This partial transcript from Hannity & Colmes, August 29, 2001 was provided by the Federal Document Clearing House.

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Send your comments to: hannity@foxnews.com or colmes@foxnews.com

D'AMATO: Welcome back to HANNITY & COLMES. I'm former senator Al D'Amato sitting in for Sean Hannity.

Usually, dumps aren't considered a laughing matter. But Interior Secretary Gale Norton is drawing giggles and political attacks for recommending that a California landfill -- a dump -- become a national landmark.

The site drew Norton's praise because it was the first to use what is known as the trench method -- not trench mouth, the trench method. But it's been on the EPA Superfund list for 12 years for polluting Fresno groundwater and costing the city $23 million in cleanup bills.

Is this yet another embarrassment for President Bush's environmental policy?

Joining us now is Deb Callahan, the president of the League of Conservation Voters, and Jerry Taylor of the Cato Institute.

Other guests and topics for August 29, 2001 included:
• Gary Condit's Children Standing by Their Dad
• Is Gary Condit Putting Words in the Levys' Mouths?
• Does the U.S. Belong at the U.N. Conference on Racism?
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Jerry, tell me about this. What do we do now? Is this, is this a goof-up?

JERRY TAYLOR, CATO INSTITUTE: Well, about a year ago, the National Parks Service under the Clinton administration hired a historian to go out and find the right dump. The idea was to go out and find an example of good, modern public health practices. And this historian went out, again under Bruce Babbitt's direction, and they found a good dump, what they thought was a good dump, this Fresno dump. It was the very first one to use these modern sanitary methods. Before we just put stuff in a big hole in the ground.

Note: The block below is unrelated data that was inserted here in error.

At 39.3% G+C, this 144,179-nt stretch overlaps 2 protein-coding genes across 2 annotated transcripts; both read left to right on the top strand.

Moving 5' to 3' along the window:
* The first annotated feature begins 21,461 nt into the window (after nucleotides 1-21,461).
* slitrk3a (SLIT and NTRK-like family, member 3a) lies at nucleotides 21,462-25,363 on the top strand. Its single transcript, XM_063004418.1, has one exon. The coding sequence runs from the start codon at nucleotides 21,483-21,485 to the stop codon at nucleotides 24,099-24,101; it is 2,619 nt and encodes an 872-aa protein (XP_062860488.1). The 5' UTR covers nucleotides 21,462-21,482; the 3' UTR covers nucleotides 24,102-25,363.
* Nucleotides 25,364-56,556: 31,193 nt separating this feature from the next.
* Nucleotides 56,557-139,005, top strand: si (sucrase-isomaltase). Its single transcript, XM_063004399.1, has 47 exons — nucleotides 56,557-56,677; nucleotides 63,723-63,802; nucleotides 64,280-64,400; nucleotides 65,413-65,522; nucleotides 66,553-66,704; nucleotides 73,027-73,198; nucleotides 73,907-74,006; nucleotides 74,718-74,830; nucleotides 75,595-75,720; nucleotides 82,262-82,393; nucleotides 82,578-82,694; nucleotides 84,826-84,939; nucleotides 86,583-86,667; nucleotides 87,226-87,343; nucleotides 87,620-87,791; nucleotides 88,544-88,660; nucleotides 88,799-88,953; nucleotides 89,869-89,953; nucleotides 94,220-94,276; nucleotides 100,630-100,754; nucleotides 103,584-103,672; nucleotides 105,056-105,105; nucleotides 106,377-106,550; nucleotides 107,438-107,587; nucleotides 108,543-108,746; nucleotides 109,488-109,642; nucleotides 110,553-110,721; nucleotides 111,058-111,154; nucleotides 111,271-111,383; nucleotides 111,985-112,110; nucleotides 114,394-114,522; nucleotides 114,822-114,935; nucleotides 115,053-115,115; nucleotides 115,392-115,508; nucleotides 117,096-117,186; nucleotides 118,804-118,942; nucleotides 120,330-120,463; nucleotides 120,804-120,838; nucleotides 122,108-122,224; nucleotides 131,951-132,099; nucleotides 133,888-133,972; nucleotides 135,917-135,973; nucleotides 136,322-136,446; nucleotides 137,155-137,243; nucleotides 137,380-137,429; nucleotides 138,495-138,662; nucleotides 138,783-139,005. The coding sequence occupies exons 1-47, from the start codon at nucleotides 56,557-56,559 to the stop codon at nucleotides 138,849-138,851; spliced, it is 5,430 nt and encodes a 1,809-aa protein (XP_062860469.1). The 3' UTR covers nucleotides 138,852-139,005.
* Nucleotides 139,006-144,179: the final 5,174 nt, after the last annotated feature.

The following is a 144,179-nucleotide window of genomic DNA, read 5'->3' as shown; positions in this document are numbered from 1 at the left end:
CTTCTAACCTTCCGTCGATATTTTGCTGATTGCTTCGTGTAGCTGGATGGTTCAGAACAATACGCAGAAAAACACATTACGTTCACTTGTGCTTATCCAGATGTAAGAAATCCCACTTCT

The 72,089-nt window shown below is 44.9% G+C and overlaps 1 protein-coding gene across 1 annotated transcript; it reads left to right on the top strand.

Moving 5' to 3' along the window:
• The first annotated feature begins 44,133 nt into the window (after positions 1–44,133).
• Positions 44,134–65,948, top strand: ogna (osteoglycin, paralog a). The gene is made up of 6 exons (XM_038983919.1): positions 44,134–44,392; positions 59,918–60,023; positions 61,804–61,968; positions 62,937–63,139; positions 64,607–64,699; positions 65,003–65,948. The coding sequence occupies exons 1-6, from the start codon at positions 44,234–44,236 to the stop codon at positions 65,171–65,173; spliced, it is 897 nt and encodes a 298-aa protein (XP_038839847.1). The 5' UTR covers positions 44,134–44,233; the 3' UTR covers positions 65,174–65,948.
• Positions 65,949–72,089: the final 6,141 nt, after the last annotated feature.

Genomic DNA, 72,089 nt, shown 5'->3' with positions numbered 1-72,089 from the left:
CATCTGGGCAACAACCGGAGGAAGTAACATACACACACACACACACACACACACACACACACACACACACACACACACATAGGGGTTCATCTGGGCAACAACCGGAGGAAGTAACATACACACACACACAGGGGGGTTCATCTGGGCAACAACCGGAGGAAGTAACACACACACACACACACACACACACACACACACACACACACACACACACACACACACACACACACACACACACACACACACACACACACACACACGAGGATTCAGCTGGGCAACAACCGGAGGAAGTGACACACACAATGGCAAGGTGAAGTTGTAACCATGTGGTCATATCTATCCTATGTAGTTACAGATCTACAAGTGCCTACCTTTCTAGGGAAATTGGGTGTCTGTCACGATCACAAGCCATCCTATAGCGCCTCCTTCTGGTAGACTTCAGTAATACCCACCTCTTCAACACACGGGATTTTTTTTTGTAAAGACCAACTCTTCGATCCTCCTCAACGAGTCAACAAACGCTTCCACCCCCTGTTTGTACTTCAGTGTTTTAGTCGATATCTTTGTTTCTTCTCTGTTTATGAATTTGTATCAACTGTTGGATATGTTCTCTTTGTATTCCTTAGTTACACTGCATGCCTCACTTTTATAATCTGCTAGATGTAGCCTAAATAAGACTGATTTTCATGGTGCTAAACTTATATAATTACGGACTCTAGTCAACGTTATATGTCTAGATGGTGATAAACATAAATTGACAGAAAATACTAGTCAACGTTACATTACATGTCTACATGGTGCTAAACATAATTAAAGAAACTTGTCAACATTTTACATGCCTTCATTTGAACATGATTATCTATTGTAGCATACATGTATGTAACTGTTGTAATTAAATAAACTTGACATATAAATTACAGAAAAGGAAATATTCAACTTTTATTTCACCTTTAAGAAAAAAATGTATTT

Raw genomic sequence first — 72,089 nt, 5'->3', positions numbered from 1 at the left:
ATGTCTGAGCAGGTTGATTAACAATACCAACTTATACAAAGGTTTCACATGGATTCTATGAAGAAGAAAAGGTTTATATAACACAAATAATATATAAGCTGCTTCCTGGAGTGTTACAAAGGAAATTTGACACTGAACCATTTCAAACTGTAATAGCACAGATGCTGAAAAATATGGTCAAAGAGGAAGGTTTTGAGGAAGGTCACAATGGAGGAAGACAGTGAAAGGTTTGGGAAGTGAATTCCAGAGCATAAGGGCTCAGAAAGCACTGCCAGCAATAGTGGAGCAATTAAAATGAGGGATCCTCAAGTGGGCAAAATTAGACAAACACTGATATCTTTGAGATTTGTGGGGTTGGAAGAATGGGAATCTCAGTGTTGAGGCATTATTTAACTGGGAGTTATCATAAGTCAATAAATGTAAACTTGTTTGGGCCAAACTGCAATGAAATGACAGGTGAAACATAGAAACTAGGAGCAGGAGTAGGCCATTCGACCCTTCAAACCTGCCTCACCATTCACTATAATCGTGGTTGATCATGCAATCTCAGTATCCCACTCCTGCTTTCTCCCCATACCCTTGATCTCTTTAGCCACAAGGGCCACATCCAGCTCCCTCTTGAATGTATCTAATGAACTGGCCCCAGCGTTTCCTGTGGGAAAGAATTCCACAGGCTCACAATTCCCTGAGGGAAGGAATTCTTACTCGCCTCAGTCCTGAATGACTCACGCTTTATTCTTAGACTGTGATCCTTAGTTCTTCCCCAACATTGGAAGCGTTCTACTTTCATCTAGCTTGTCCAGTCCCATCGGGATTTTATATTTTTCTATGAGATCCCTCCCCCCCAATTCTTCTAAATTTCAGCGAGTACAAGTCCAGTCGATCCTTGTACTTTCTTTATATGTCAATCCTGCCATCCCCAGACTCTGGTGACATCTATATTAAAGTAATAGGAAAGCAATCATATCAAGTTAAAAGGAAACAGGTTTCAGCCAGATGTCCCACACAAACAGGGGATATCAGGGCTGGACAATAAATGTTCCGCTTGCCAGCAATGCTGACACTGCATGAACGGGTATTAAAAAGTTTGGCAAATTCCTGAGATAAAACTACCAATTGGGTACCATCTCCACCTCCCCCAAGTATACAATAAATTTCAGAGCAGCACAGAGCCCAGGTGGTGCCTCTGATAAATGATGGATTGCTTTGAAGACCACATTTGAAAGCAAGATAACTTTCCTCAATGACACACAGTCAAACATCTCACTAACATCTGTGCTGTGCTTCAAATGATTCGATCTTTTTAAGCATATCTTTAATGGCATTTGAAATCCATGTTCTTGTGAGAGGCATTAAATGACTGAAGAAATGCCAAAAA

And they -- it worked up through the cycle and they announced it last Monday. By the way, along with a National Landmark Designation for an old seafood packing plant in the Solomon Islands.

D'AMATO: Maybe one blooper (UNINTELLIGIBLE) on another. And you know, if the deficit may come back because we don't have this surplus, then, then, then, then, maybe we ought to stop this kind of stupidness to, to, to try to cite historic, you know, like a dump. I mean, now, let's get...

Debbie, what do you say?

TAYLOR: (UNINTELLIGIBLE), well, that's absolutely right, I agree, well, wait a minute, I actually agree with you. The thing is, is that along with this designation of National Landmark status comes tax breaks, tax preferences, and things like that from the federal government.

Hey, look, if you want to go out and save a landmark, join the Friends of Walden Pond, the Friends of Ford's Theater, contribute your...

D'AMATO: I don't think anybody's against...

(CROSSTALK)

D'AMATO: ... national landmarking when you have some legitimacy, some historic whatever that you're going to save or you want to keep or you want to give recognition (UNINTELLIGIBLE) dump? We ought to stop that whole -- I mean, who wants to save dumps? I got a dump here in New York, it's the 

biggest, it's the best, and it was the stinkiest. They just closed it down. Fresh Kills.

Jan, what do you, what do you say, Deb?

DEB CALLAHAN, LEAGUE OF CONSERVATION VOTERS: Senator, I think that this crazy dump idea designation not only doesn't pass the laugh test, it doesn't pass the smell test. This was one of the wackiest ideas, and I think the fact that President Bush thinks that it's appropriate to designate a dump as a landmark, yet we want to designate the Arctic National Wildlife Refuge...

(CROSSTALK)

CALLAHAN: ... as a place you can drill in and make...

(CROSSTALK)

D'AMATO: But in fair, in fairness...

(CROSSTALK)

D'AMATO: ... in fairness, the...

CALLAHAN: ... we're looking at priorities...

D'AMATO: ... the administration has pulled back...

(CROSSTALK)

D'AMATO: ... on this now. I mean, in fairness...

CALLAHAN: They did, but they shouldn't have gone out there in the first place.

COLMES: Look, here's what happened here, Jerry. They decided they wanted to make this stuff a landmark, and then they got all embarrassed, because they realized they didn't do any homework, and they found out this had been a super cleanup -- what do they call it, a...

CALLAHAN: A Superfund cleanup site.

COLMES: ... Superfund cleanup site...

CALLAHAN: They worked for years on this.

COLMES: ... and, and they didn't even know that this place had been historically dumping groundwater, polluting groundwater, bad soil, leaking oil paint...

TAYLOR: It wouldn't be the first national landmark that did, Alan...